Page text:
Joseph and the Amazing Technicolor Dreamcoat
Andrew Lloyd Webber and Tim Rice
Directed by Shel Piercy;
Music Director Kevin Michael Cripps;
Choreographer Keri Minty
Theatre Under the Stars,
Malkin Bowl, Stanley Park
Alternating nights to August 20th, 2010
Vancouver, BC. TUTS could not have asked for a more perfect evening to open their 2010 season. The evening air was warm, and the strong winds that blew through Vancouver yesterday had moved on to bluster across another part of the province. This year TUTS have instituted reserved seating throughout, a move that seemed to be appreciated by all.
We arrived early, after enjoying a delicious meal at the Tapastree restaurant just off Denman Street, and sat down to enjoy the lively pre-show music.
Twelfth Night by William Shakespeare Directed by Tariq Leslie What You Will Equity Co-op, Jericho Arts Centre July 2 to July 24, 2010
Vancouver, BC: It is a fascinating experience to see how a directorial approach can alter one's perception of a play, particularly something so familiar as Twelfth Night. The production of Twelfth Night that I saw by Bard on the Beach in the 2008 season, was played with rapid-fire intensity and fairly sparkled with light-hearted humour.
This pace of this production of Twelfth Night was much slower and more leisured. This brought out the darker aspects of the play so the overall mood of the play was heavier and more ponderous.
The 25th Annual Putnam County Spelling Bee Music and Lyrics by William Finn and Book by Rachel Sheinkin Directed by Michael Shamata. Musical Director Bruce Kellett Arts Club Theatre/ Belfry Theatre production Arts Club Granville Island Stage June 15 to July 31, 2010
Vancouver, BC: I walked out of the Arts Club Theatre after seeing The 25th Annual Putnam County Spelling Bee thinking, much to my surprise, that it was actually a little gem of a musical and perfectly suited to the Granville Island Stage. I really had not anticipated enjoying it as much as I did, so kudos to Michael Shamata and his cast.
This is because four years ago when I was writing "Rants, Raves and Reviews" for Immediate Theatre, I saw The 25th Annual Putnam County Spelling Bee at The Circle in the Square Theatre in New York. That's a 650 seat theatre, larger than the 450 seat Granville Island Stage - and in retrospect it seemed much more cavernous than the Stanley which also has about 650 seats. I wonder whether the barn-like nature of the New York venue, and the fact that I was seated way back in the "bleachers" contributed to my grumpiness about the show at the time (Songs, Dances, Paintings -The Curtain Falls). My comments then were that "the story line was weak, the music unmemorable and the choreography unremarkable. The show runs for about an hour and 45 minutes with no intermission and my attention began to flag after the first hour."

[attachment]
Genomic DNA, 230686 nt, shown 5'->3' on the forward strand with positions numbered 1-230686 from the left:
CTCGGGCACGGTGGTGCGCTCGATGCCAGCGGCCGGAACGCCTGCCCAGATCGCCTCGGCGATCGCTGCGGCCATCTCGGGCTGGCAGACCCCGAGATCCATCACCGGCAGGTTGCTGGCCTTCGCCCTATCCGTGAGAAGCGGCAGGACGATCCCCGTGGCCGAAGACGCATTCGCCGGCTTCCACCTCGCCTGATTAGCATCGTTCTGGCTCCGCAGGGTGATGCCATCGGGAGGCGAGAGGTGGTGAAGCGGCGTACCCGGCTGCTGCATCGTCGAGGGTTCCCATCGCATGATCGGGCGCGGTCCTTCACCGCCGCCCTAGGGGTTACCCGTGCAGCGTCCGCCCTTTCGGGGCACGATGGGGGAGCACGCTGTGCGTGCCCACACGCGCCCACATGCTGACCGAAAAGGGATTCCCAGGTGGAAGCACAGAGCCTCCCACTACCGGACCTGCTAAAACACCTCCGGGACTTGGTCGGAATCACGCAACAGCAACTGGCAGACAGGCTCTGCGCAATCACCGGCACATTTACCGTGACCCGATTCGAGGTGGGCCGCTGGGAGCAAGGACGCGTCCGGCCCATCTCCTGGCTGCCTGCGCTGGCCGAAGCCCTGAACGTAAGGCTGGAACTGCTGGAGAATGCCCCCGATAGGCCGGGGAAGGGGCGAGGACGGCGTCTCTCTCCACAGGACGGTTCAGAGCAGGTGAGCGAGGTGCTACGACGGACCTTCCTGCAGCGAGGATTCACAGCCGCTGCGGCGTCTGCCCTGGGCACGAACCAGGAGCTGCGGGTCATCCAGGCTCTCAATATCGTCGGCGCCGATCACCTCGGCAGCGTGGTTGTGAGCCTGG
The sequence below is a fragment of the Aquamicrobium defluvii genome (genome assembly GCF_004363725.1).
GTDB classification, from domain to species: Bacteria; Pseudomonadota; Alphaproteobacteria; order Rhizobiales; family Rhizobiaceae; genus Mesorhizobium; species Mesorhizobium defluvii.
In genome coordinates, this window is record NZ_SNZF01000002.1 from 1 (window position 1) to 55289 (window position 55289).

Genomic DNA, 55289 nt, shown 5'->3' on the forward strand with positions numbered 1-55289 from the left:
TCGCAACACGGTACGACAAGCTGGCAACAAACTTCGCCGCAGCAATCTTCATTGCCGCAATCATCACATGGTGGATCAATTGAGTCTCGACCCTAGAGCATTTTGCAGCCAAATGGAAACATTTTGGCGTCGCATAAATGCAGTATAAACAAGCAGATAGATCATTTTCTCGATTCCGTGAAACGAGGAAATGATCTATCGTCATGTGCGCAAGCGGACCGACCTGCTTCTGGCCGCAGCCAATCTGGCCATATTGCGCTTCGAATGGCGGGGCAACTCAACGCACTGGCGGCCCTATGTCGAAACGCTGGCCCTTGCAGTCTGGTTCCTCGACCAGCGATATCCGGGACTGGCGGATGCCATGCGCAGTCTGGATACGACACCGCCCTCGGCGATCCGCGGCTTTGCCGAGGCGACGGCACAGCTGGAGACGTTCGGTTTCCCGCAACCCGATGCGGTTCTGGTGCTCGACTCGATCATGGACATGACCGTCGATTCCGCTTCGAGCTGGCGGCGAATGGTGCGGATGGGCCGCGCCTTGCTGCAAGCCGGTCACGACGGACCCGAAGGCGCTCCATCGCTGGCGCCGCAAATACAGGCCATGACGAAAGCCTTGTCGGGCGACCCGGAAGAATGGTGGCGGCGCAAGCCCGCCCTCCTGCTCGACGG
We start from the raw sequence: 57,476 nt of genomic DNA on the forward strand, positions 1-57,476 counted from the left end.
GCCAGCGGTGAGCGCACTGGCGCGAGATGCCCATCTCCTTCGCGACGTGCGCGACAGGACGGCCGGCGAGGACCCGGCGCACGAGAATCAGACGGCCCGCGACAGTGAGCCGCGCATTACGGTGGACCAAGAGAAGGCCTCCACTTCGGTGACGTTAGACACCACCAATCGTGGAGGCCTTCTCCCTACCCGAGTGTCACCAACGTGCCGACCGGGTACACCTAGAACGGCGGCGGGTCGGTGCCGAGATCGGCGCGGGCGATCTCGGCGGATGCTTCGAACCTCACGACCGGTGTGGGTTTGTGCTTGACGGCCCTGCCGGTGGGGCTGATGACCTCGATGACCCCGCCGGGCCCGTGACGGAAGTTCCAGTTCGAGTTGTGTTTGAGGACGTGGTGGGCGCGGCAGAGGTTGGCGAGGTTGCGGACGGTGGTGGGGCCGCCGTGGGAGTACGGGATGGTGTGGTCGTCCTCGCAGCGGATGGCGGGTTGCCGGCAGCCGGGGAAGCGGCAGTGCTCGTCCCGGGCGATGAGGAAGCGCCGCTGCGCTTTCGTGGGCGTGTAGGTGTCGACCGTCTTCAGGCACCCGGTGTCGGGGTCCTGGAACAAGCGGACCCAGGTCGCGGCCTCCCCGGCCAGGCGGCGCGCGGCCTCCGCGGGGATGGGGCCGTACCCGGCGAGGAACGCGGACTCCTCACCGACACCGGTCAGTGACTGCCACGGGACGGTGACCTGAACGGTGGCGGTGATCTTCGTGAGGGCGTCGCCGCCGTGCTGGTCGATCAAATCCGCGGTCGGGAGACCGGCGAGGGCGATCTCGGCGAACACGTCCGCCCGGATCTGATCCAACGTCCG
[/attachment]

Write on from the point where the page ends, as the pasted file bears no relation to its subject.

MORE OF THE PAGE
This was not so for this energetic and funny Arts Club/Belfry production, which I enjoyed a lot. Fitting in nicely with the concept of the show, Shamata inserted a "snack break" midway through the Bee which means that those of us with short attention spans and stiffening joints got to come back relaxed and eagerly anticipating the second half of the show.
And this time I was also thoroughly engaged by the individual characters of the young spellers and their back- stories, which actually touch on quite weighty issues like parental neglect, sibling rivalry, and perfectionism. Not to mention that I found myself laughing out loud at some of their antics.
The only problem was that owing to a moment's indiscretion on my part during the earlier interview, a kitchen secret I had closely guarded for several years would be bared to the world - or at least to the 18 people present in Sandra and Peter's kitchen for the cooking class. And what would that do for the image of urbane foodie I was so carefully cultivating?
Much Ado About Nothing by William Shakespeare
Directed by Dean Paul Gibson
Bard on the Beach
Main Stage , Vanier Park
to September 25, 2010
Vancouver, BC: I confess I really love the play Much Ado about Nothing and it's mainly because of the verbal sparring between the spirited Beatrice and the self-confident cocky Benedick. I just wish I had their gifts for the snappy comeback - but I guess I need to channel the Bard to really match their wit.
Herr Beckmann's People by Sally Stubbs
Directed by Katrina Dunn
A Flying Start production from Playwrights Theatre Centre and Touchstone Theatre
Playwrights Theatre Centre Studio
June 10-19, 2010
Vancouver, BC: The world premiere production of Herr Beckmann's People by Vancouver playwright, Sally Stubbs, is on this week at Festival House on Granville Island. A thought-provoking play sensitively performed by a strong cast, this is well worth seeing.